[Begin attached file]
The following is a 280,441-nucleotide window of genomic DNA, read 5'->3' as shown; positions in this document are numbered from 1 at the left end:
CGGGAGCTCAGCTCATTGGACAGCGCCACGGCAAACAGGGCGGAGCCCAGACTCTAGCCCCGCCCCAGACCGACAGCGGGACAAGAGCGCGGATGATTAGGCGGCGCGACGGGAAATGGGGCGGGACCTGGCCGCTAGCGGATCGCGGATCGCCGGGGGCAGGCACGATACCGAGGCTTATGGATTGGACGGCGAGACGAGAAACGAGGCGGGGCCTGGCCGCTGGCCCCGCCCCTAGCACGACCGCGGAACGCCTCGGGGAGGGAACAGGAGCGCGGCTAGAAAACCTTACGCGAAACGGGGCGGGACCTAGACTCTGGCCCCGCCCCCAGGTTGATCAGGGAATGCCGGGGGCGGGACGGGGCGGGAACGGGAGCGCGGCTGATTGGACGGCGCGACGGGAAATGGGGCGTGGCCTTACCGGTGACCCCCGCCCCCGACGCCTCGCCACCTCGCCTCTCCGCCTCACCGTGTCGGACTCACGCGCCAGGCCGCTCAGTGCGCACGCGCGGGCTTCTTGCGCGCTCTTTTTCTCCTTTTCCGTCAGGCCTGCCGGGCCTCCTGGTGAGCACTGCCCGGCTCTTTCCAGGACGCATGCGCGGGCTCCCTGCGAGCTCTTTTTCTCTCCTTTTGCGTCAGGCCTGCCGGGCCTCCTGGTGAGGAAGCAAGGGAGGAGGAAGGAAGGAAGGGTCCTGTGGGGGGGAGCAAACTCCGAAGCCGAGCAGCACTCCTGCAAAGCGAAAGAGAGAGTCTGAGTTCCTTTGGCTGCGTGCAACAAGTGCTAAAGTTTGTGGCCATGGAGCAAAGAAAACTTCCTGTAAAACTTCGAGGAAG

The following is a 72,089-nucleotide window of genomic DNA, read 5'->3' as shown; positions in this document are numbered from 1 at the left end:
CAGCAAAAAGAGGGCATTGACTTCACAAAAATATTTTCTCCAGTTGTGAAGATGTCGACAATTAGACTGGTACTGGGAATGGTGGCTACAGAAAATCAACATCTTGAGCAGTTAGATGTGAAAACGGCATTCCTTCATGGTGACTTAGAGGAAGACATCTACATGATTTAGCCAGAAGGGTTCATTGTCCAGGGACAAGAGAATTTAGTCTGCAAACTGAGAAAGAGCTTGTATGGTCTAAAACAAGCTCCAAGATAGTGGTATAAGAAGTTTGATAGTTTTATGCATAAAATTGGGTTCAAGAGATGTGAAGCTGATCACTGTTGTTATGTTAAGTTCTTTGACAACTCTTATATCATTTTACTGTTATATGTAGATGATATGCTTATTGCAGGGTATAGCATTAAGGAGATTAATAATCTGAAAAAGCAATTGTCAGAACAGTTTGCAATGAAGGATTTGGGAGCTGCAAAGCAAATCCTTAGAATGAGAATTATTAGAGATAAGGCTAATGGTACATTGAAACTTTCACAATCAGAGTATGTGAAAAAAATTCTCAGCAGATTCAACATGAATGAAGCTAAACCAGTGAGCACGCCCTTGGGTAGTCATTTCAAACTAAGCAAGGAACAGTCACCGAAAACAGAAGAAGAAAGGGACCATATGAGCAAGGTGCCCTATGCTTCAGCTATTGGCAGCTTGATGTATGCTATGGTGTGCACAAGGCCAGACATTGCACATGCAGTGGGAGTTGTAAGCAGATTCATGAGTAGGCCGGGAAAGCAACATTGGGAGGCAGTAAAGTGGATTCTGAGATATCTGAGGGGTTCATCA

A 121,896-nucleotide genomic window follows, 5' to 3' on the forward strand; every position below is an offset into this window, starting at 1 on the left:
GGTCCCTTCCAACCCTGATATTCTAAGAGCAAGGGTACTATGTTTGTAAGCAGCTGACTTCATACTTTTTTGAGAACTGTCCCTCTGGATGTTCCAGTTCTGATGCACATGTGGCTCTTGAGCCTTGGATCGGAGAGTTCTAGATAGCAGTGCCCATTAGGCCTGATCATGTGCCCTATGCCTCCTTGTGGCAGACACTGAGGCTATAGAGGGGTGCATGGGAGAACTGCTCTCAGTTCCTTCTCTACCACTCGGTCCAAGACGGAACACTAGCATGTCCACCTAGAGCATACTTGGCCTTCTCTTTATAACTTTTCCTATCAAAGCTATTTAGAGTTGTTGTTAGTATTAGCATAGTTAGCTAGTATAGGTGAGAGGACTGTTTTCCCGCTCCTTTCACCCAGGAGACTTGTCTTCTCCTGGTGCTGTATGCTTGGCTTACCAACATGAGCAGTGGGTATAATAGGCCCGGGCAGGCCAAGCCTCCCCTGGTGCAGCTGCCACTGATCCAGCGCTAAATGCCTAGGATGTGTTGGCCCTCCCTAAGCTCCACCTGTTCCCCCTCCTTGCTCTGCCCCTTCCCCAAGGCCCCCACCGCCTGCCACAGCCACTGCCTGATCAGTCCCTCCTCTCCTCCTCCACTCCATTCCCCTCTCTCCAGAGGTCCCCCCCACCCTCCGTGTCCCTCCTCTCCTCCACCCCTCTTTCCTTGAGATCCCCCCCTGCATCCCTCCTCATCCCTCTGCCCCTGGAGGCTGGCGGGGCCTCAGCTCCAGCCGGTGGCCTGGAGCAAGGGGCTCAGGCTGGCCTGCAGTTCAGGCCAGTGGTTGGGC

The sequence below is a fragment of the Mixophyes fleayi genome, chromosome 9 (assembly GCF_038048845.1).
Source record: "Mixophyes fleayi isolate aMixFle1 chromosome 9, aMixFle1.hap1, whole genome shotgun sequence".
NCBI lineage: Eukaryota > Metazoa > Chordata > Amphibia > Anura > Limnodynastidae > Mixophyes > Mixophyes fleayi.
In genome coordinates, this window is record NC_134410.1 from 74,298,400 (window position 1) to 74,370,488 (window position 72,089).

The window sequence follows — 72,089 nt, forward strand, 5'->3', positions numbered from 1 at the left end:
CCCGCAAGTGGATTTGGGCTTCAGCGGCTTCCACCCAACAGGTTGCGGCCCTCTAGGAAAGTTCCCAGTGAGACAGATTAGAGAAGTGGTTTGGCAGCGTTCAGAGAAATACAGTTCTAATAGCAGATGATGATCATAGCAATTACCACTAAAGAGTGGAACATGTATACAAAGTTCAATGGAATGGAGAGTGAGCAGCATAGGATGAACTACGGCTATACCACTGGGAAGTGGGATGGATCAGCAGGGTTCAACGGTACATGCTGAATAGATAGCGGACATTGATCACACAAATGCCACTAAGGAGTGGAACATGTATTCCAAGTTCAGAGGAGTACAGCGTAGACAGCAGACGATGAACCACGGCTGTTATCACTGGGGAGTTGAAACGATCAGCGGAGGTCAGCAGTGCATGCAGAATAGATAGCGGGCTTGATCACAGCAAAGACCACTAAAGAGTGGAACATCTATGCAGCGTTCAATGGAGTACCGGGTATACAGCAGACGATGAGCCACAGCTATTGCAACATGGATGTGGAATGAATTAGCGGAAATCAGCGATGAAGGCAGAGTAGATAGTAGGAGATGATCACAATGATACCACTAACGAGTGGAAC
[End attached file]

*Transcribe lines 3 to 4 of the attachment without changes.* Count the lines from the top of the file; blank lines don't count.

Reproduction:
The following is a 72,089-nucleotide window of genomic DNA, read 5'->3' as shown; positions in this document are numbered from 1 at the left end:
CAGCAAAAAGAGGGCATTGACTTCACAAAAATATTTTCTCCAGTTGTGAAGATGTCGACAATTAGACTGGTACTGGGAATGGTGGCTACAGAAAATCAACATCTTGAGCAGTTAGATGTGAAAACGGCATTCCTTCATGGTGACTTAGAGGAAGACATCTACATGATTTAGCCAGAAGGGTTCATTGTCCAGGGACAAGAGAATTTAGTCTGCAAACTGAGAAAGAGCTTGTATGGTCTAAAACAAGCTCCAAGATAGTGGTATAAGAAGTTTGATAGTTTTATGCATAAAATTGGGTTCAAGAGATGTGAAGCTGATCACTGTTGTTATGTTAAGTTCTTTGACAACTCTTATATCATTTTACTGTTATATGTAGATGATATGCTTATTGCAGGGTATAGCATTAAGGAGATTAATAATCTGAAAAAGCAATTGTCAGAACAGTTTGCAATGAAGGATTTGGGAGCTGCAAAGCAAATCCTTAGAATGAGAATTATTAGAGATAAGGCTAATGGTACATTGAAACTTTCACAATCAGAGTATGTGAAAAAAATTCTCAGCAGATTCAACATGAATGAAGCTAAACCAGTGAGCACGCCCTTGGGTAGTCATTTCAAACTAAGCAAGGAACAGTCACCGAAAACAGAAGAAGAAAGGGACCATATGAGCAAGGTGCCCTATGCTTCAGCTATTGGCAGCTTGATGTATGCTATGGTGTGCACAAGGCCAGACATTGCACATGCAGTGGGAGTTGTAAGCAGATTCATGAGTAGGCCGGGAAAGCAACATTGGGAGGCAGTAAAGTGGATTCTGAGATATCTGAGGGGTTCATCA